I failed to take the hint. Admiring the Dogwood blossoms on my way to church made me think they were a bit early. Don’t they usually bloom at Easter time? Easter is almost two weeks away. However, not having John’s folks to remind me I just admired the dogwoods and that was it.
It snowed on March 12 and then a week later it was summer time – well almost. Daffodils bloomed in late February and our Bradford Pear tree budded out as well. Tulips were beginning to pop up.
This picture was taken prior to the March snow.
The day after the snow the blooms were burned from the cold.
Surveying the yard, I found a cluster of purple tulips. What a delight!
Thank you, God, for the promise of spring. How did these tulips burst in bloom when others have not even come out of ground? It is all in the timing, the angle of the sun, the protection of plants around them. You see these bulbs were surrounded by bushes that absorbed the frost. Also, they were exposed to the first rays of the sun to warm them as they struggled to shine. They were close to the house which provided shelter.
Lord help us to seek you as these tulips sought the sun. May we stay close to the protection and encouragement of others and stay under the shadow of the almighty.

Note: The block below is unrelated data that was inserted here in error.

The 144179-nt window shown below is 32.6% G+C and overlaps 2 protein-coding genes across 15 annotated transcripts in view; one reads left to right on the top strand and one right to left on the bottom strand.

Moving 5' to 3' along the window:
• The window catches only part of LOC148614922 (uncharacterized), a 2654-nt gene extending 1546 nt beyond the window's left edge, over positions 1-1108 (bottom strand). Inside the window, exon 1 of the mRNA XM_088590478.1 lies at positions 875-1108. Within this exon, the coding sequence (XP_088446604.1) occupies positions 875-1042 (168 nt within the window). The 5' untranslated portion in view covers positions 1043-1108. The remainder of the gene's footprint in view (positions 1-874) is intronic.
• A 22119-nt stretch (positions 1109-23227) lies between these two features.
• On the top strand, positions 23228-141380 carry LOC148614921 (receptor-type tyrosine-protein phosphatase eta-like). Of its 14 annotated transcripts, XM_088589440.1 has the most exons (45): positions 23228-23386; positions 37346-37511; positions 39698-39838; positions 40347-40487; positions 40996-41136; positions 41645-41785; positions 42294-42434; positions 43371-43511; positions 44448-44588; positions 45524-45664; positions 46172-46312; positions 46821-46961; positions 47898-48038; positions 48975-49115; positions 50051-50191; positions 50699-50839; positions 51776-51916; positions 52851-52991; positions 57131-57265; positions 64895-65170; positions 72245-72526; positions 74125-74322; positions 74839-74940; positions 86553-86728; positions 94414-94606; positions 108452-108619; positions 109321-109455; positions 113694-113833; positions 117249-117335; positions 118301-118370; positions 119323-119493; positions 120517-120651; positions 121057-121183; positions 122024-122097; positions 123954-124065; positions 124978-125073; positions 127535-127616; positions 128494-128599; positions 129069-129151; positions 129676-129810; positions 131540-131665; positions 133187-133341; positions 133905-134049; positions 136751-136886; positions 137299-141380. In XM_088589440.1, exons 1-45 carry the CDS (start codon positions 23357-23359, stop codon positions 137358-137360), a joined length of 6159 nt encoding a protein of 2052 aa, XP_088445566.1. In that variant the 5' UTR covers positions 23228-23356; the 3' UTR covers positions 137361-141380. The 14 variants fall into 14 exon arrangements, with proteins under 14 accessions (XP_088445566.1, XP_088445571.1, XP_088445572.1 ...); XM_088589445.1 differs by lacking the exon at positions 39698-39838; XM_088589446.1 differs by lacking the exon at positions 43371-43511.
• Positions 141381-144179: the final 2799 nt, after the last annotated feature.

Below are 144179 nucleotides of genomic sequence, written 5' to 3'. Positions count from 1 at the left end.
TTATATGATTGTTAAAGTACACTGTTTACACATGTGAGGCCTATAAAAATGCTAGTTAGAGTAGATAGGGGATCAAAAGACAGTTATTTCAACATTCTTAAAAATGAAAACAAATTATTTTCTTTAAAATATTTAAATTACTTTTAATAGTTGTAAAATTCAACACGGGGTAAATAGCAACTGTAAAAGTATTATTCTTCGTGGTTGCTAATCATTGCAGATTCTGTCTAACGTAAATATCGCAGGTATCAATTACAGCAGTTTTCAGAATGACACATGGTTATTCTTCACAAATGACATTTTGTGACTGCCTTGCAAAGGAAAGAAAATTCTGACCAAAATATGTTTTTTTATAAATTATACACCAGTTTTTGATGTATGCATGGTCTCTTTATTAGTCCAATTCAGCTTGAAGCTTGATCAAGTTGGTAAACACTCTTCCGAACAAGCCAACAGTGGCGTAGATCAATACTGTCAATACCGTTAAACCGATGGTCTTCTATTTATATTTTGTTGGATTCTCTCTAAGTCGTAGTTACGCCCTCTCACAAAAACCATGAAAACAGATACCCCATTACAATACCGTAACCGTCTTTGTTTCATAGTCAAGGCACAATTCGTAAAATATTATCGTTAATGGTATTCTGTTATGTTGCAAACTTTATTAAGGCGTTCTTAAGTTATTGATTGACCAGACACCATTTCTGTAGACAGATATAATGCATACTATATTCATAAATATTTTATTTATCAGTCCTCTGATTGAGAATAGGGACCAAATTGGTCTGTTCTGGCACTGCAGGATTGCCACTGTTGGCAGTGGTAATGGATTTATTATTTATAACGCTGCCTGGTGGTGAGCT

Playing golf in 80-degree weather in March is unusual even in Georgia. Time to put away the winter clothes. After ten zillion trips down the basement stairs to the cedar closet and back up for another load I was exhausted. Contrary to my husband’s opinion, I do not have that many clothes or shoes. I just can’t carry much at a time. Sweaters, sweat pants and boots packed away. Must confess, I was so tired, didn’t finish putting up winter shoes and boots – they are still on table in closet waiting to be placed in boxes. But at least they are downstairs.
Yesterday, April 6, the high temp was 45 degrees. It was then I realized – it is Dogwood Winter. My in laws were the prognosticators of seasons. They would have warned me not to put winter clothes away too soon. You need to wait until Dogwood Winter and of course Blackberry Winter. When the Dogwood trees bloom, it will turn cold and when the blackberries bloom even though many times in mid-May – we will get a cold spell. They did not need a weather app.